In 2016, 3D artist Janne Kyttanen and his company What the Future Venture Capital (WTFVC) launched a new company called Pixsweet. The company, launched in beta towards the end of that year, featured 3D printed ice pops that could be designed and printed in mere seconds, using any design the user chose, including pictures from the Internet. The ice pops were a hit, but the company is a lot more than just a confectionery provider; it was a test pilot for a new technology called 3D thermo injection (3DTi).
The autonomous technology combines injection molding, packaging technology, laser cutting and 3D printing into one, and it can be used on a wide variety of materials, not just foods. WTFVC is using the popular Pixsweet as a case study, showing how 3DTi can be used to transform not just ice pops but the manufacturing industry. 3DTi, according to WTFVC, addresses seven manufacturing challenges:
- Speed – injecting directly into the product packaging
- Scalability – adjusting length and width of films provides exponential scale
- Repeatability – exploding air pressure into a cavity in a simple and repeatable seven-second cycle
- Material properties – all liquids, gels, pastes, powders, etc. can be used
- Ease of creation – automatic 2D to 3D translation
- Labor – no post-processing; products come already packaged off the line
- Price – sourcing off-the-shelf cheap materials
We spoke with Kyttanen about Pixsweet and 3DTi, and the future of the technology in the manufacturing industry.
How did you come up with the idea to combine so many different technologies into one?
“Pure frustration from the limitations of 3D printing. I have been in the 3D printing field for over 20 years and when I started, I was fascinated by the complexity of objects you could create with it. However, that all really boiled down to making expensive and complex things slowly, whilst the bigger markets really crave cheap and simple things fast. That’s exactly what our tech does.”
Have you tried 3DTi technology on other materials? How well does it translate?
“We have managed to use it for high velocity production on chocolate, ice cream, crayons, hydrogels for stem cells, aluminum, icing, fondant and butter. Since you can use any liquid, paste, gel or powder type substance, we are not limited by special materials developed for specific 3D printers. For metals, we have created a derivative inexpensive technology, which literally utilizes a 3D air pocket as the master. You don’t need to create a wax model anymore, but we just use air. We call it Lost Air Casting. This is a simple example, where an ancient technique as slurry casting can still be improved. 20% in lost wax casting processes is spent on the wax. We can do the same thing with just film, which cost 1 cent.”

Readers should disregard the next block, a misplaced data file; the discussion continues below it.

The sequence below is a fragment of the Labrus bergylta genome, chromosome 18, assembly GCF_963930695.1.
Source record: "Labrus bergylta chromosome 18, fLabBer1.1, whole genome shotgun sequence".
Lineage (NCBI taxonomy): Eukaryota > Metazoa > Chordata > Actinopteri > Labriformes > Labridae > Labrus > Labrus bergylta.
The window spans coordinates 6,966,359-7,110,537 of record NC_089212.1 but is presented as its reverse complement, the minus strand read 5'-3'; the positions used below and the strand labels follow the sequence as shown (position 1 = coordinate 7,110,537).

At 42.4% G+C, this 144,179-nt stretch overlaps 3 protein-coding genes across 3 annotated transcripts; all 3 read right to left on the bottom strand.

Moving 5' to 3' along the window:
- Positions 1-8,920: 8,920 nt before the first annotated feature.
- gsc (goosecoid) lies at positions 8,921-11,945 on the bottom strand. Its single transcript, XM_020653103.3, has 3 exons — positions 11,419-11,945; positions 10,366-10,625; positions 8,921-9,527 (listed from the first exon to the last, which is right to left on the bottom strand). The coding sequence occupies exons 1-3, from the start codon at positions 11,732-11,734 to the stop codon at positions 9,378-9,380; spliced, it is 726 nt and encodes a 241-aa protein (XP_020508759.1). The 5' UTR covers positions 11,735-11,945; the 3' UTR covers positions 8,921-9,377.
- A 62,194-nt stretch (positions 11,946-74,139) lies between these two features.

Do you see this technology becoming a major part of the manufacturing industry?
“Absolutely. All these technologies are known for decades, but nobody yet put them together in this way.”
How have people responded to Pixsweet so far?
“The response has been great. Our launching customers have included, Google, Apple, Disney, Warner Brothers, Virgin, Twitter, Instagram and a ton of others. We just started the Baseball season with several Minor Leagues Baseball teams concession stands, the fans will be eating 3D ice pops in form of the team mascots or logos.”
What is the next step in the development of 3DTi technology?
“We are far enough now that we can open up the doors and bring others in to collaborate with us during the next phase of development. Creating 3D shapes out of any material requires their own experts and it would be quite an undertaking for us to do all of that on our own. We are also open for feedback on quality and speed of our tech. When we tell people in the 3D printing industry, that it takes us 1.3 seconds to create one 3D icepop, it sounds fast for them. In the high volume food industry, that is still considered quite slow. We can speed up our process by about 4x, but again, we would not do it unless we had a launching customer in a specific industry, who would really require that kind of speed.”
If you’re interested in collaborating on the development of 3DTi, you can contact WTFVC at firstname.lastname@example.org.
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